IL-1 (cytokine) + PDGF (Growth Factor) 

Cause: Necrosis + Apoptosis of Stromal Cells 

33

If there is full thickness destruction in the corneal what do the epithelial cells at the margins of the ulcer release? What do these do?

EGF + KGF + HGF 

Stimulated epithelial migration + Proliferation

34

What is the result of the KGF + HGF + EGF release in a corneal ulceration?

Flattening + Sliding of viable suprabasilar epithelium 

35

Where do the neutrophils in corneal wound healing come from? What do they do?

Come from: Tear film + Limbus 

Recruit blood vessels + Fibroblasts 

36

Term: Hypopion

Accumulation of Neutrophils + Fibrin 

Settles ventrally in the eye 

37

Term: Anterioir Uveitis 

Inflammation within Iris + Ciliary body 

38

Term: Choroiditis 

Inflammation only in choroid

39

Term: Hyalitis 

Inflammation in vitreous 

40

Term: Panuveitis 

Inflammation throughout uveal tract 

41

Term: Endopthalmatis 

Inflammation involving uveal tract + adjacent ocular cavities 

42

Term: Panopthalmatis 

Inflammation spreads to scleara

43

What are the three major causes of uveitis?

Infectious agents 

Immune-mediated reactions 

Trauma

44

What does trauma to the uvea cause?

Transient endopthalmatis 

45

What is the most common immune mediated reaction cause by in the Uvea?

Lymphoplasmacytic 

46

What virus in a cat can cause hypopyon?

Feline infectious peritonitis 

47

What are the eight types of delayed responses to injury in the uvea?

Synechiae 

Iris bombe 

Retinal detachment 

Cataracts 

Corneal endothelialitis 

Preiridal fibrovascualr membrane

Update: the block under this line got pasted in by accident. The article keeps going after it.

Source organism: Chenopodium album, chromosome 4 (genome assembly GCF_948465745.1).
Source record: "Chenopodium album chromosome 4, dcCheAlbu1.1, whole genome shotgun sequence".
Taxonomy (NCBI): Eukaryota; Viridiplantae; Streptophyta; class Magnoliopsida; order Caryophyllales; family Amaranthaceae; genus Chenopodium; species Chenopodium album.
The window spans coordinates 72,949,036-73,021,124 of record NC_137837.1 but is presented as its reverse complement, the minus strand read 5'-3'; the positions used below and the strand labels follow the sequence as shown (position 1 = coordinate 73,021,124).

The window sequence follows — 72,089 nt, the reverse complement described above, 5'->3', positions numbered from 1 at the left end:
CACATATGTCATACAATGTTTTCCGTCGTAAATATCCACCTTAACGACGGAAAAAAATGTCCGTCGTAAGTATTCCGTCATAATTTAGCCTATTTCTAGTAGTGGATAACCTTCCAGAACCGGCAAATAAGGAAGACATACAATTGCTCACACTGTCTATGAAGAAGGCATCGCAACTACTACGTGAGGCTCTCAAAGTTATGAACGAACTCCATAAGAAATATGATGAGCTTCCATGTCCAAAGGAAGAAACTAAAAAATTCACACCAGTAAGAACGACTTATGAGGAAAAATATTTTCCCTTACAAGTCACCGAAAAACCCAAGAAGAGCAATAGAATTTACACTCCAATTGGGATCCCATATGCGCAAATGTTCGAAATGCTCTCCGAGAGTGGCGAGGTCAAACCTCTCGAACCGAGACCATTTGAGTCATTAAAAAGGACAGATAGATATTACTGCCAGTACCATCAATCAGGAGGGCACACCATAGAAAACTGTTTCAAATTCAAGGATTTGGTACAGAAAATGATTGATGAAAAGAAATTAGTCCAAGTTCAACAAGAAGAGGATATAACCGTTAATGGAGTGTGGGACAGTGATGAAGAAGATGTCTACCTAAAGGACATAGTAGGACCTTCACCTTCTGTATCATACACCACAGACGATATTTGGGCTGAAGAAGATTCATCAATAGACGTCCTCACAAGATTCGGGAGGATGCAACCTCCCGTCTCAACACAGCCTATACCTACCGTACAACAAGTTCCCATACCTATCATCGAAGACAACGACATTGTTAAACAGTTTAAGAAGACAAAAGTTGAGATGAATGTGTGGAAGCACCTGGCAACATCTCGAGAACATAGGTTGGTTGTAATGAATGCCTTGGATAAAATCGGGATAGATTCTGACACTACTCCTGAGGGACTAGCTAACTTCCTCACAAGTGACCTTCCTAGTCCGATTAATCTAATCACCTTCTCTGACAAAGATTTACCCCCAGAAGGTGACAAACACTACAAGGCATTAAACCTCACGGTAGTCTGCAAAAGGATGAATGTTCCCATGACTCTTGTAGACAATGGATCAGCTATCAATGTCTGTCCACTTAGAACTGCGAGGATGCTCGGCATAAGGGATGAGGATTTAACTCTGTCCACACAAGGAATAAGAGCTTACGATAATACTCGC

Hyphema 

Phthisis bulbi 

48

Term: Phthisis bulbi

Shrunken disorganized endstage globe 

49

Term: Hyphema

hemorrhage within the anterior chamber

50

Term: Preiridal fibrovascular membrane 

Layer of granulation tissue of the anterior surface of the eye 

51

What can happen if preiridal fibrovascular membrane migrates across the anterior surface of the lens?

Pupillary block occurs 

Secondary gluacoma occurs 

52

What can happen if preiridal fibrovascular membrane migrates across the anterior surface of the filtration angle?

Anterior synechiae

53

Term: Corneal endothelialitis 

Inflitration of neutrophils + lymphocytes into corneal endothelium 

54

How does corneal endothelialitis manifest as?

Corneal edema 

aka blue eye 

55

What are some causes of corneal endothelialitis?

Cats = FIP 

Dogs = Canine adenoviral hepatits 

56

Term: Cataracts

Lens opacity due to drop in production of aqueous humor 

57

What is an important job of the aqueous humor?

Provide nutrients to the lens 

58

What is cataracts a sequela to?

Uvetitis 

59

What is retinal detachment a sequlae to?

Uveitis 

-- and -- 

Endopthalmititis 

60

What are the two mechanisms that retinal detachment can occur?

Exudative 

-- and -- 

Tractional 

61

Describe exudative detachment of the retina

increased vascular permeability within the choroid 

Leads to: 

Effusion of fluid + cells into the subretinal space 

62

Describe tractional detachment of the retina?

Replacement of fibrinous exudate by fibrous tissue within vitreous 

63

Term: Iris bombe 

Bowing of iris due to increased pressure within posterior chamber in the presence of circumferential synchiae 

64

Term: Synechiae 

Adhesion between the inflammation between the inflammed sticky and either the lens or the cornea 

65

What is invovled in a anterior synechiae?

cornea

66

What is involved in a posterior synechiae?

Lens 

67

What is the progression of the adhesions in Synechiae?

Fibrinous to fibrous

68

What happens when synechiae becomes extensive?

Impairment of aqueous outflow from posterior to anterior chamber 

= Pupillary block --> Secondary gluacoma 

69

Term: Hematogenous retinal detachment

Leakage of liquefied vitreous subretinal space 

70

Term: Anopthalmia

No detectable development of even primary optic vesicle 

Noramlly bilatteral 

71

Term: Micropthalmia

Minature, disorganized globe in an orbit of normal size 

72

What are possible causes of micropthalmia? 

Exogenous injury to the globe 

Utero trauma + Ischemia injury + Infections 

73

Term: Cyclopia